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X-Ray Tube

A vacuum electronic device which produces x-rays by using high-speed electrons to hit a metal target. The X-ray tube can be divided into two types: inflatable tube and vacuum tube according to the way of producing electrons.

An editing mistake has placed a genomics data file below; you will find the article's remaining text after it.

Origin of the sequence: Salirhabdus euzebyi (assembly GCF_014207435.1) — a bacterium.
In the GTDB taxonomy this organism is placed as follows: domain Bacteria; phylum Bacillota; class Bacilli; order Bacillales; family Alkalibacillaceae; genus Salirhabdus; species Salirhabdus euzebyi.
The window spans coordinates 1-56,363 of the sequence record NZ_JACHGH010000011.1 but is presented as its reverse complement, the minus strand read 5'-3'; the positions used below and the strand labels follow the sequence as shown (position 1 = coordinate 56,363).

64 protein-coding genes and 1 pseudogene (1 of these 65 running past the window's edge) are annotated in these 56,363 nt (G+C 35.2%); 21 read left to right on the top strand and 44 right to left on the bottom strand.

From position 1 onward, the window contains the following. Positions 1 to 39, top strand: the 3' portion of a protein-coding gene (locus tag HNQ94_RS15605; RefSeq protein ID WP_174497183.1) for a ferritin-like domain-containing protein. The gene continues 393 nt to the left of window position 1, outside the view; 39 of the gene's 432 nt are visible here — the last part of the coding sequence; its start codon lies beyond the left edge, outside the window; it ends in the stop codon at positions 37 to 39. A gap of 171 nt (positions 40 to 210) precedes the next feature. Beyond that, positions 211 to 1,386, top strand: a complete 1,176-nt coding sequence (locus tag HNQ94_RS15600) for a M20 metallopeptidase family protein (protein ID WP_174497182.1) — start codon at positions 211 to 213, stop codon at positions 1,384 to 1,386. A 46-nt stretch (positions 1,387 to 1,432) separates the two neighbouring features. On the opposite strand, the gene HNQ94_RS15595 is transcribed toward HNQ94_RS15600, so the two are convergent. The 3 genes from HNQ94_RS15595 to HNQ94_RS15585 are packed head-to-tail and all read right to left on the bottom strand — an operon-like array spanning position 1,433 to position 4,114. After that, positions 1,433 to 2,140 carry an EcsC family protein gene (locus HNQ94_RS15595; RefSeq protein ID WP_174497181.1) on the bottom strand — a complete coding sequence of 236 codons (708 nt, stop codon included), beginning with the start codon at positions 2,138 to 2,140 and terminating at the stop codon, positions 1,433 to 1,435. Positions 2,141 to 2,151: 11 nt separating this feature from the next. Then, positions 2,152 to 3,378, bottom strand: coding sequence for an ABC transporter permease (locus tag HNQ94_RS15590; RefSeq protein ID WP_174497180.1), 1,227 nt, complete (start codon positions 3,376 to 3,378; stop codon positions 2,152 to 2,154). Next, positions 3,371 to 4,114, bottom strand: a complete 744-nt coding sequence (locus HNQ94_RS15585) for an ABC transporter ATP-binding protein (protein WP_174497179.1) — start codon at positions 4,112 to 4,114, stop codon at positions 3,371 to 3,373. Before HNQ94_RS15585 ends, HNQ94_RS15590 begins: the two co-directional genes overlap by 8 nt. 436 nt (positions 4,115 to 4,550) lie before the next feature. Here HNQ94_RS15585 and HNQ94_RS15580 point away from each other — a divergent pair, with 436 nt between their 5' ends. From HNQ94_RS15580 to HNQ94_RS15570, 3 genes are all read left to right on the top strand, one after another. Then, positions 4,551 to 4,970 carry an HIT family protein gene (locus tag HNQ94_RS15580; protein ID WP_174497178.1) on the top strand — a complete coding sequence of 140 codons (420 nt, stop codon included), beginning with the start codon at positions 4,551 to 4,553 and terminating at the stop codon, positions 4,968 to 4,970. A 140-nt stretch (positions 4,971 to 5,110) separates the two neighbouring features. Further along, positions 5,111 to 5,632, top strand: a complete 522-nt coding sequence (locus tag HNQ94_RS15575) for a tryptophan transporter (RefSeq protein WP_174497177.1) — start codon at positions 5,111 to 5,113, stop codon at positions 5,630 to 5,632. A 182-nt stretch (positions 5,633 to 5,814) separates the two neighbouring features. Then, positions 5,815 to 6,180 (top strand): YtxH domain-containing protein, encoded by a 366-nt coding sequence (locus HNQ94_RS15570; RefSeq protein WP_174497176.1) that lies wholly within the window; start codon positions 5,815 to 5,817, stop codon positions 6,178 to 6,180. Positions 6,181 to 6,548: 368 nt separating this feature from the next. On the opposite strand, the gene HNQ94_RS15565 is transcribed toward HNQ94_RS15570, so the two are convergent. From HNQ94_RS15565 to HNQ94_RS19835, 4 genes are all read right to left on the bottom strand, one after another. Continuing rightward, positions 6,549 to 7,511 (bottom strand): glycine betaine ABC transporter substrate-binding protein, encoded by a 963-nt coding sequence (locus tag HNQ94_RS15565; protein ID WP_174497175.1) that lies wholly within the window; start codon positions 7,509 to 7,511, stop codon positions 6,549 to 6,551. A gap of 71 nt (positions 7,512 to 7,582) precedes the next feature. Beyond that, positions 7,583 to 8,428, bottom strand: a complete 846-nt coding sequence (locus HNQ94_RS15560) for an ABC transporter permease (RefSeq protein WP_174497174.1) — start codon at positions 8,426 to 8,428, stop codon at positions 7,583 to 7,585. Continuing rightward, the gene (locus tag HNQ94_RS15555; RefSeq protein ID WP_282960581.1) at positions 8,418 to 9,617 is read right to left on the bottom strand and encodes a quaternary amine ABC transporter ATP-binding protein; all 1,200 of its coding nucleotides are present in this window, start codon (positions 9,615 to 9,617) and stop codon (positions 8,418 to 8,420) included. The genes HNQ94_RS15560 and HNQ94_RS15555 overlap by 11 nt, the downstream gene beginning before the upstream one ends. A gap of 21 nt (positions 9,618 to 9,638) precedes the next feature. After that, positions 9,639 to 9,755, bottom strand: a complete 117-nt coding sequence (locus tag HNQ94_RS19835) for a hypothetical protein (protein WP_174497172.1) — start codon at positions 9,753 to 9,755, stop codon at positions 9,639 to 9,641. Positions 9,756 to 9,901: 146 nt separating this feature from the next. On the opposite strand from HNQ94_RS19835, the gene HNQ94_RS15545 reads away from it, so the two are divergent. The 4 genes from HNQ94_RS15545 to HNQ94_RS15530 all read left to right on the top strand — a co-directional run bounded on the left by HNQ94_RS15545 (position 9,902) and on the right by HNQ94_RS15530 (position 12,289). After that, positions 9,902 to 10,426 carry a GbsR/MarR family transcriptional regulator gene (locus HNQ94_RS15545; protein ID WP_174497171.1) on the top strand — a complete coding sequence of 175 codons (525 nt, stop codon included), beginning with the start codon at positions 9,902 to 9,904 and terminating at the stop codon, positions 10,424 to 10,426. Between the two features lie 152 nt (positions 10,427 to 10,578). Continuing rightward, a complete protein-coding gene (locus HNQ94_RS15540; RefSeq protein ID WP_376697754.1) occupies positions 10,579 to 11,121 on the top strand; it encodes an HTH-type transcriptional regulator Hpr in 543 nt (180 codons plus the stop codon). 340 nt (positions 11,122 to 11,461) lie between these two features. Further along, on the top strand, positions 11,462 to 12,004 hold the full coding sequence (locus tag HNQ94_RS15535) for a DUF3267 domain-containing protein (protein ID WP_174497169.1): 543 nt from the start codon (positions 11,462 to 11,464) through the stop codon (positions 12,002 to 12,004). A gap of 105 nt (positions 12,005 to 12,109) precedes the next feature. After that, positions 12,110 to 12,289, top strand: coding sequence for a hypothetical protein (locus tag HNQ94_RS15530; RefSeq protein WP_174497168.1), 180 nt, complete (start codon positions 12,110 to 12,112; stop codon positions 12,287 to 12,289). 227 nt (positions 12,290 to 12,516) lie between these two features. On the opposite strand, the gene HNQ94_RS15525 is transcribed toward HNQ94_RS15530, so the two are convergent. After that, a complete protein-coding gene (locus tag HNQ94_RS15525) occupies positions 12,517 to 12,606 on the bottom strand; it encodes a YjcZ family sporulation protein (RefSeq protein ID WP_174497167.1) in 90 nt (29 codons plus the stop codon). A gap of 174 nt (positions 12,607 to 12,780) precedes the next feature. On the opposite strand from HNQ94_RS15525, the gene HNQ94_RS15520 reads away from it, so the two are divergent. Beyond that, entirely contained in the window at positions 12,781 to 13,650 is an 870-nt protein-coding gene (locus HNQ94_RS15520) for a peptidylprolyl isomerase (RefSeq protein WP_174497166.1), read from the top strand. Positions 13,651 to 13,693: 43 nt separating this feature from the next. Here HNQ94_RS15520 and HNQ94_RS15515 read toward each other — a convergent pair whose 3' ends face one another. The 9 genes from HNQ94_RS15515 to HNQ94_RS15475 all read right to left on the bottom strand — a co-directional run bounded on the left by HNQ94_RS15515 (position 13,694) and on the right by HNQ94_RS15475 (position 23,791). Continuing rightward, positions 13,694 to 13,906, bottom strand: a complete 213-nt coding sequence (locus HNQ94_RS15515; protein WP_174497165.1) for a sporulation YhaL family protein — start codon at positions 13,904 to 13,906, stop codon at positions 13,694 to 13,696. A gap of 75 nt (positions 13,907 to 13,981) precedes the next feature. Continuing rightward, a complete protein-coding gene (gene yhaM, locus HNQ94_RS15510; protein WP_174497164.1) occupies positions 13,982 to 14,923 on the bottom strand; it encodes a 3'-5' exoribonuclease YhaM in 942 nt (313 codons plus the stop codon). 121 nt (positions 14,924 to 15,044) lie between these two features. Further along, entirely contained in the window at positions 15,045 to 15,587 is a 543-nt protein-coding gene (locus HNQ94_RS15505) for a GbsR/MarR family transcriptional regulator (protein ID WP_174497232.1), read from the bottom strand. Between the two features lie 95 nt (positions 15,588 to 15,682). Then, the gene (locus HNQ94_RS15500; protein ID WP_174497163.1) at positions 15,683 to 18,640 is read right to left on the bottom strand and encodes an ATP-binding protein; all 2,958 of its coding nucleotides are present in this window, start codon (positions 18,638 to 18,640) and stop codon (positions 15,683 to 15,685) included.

An inflatable X-ray tube is an early X-ray tube. In 1895, W. C. Roentgen discovered X-rays during the Crookes tube experiment. The Crookes tube is the first gas-filled X-ray tube. After the tube is connected with high pressure, the gas is ionized in the tube, and electrons are escaping from the cathode under the positive ion bombardment, and the X-rays are produced by accelerating the impact of the target surface. The gas-filled X-ray tube has little power, short life and difficult control. In 1913, W. D. Kuligi invented the vacuum X-ray tube. Tube Vacuum degree not less than 10-4 kpa. The yin is extremely straight hot spiral tungsten wire, and the metal target inlaid by the anode of the copper block. The target material and the electron beam energy are selected according to the use of the pipe. In some uses, it also uses silver, palladium, rhodium, molybdenum, copper, nickel, cobalt, iron, chromium and other materials. The cathode operating temperature is about 2000K, and the electrons emitted from tens of thousands of to hundreds of thousands of volts are accelerated to impact the target surface. The cathode is surrounded by a metal shroud with a front-end slot. The potential of the metal cover is equal to or below the cathode, forcing the electron to focus on a narrow area on the target to form a focal spot. X-rays radiate from the focal spot to each direction and output through the window of the tube wall. The window is generally made of beryllium, aluminum or light glass, which absorbs very little of the X-rays, and is best for beryllium films.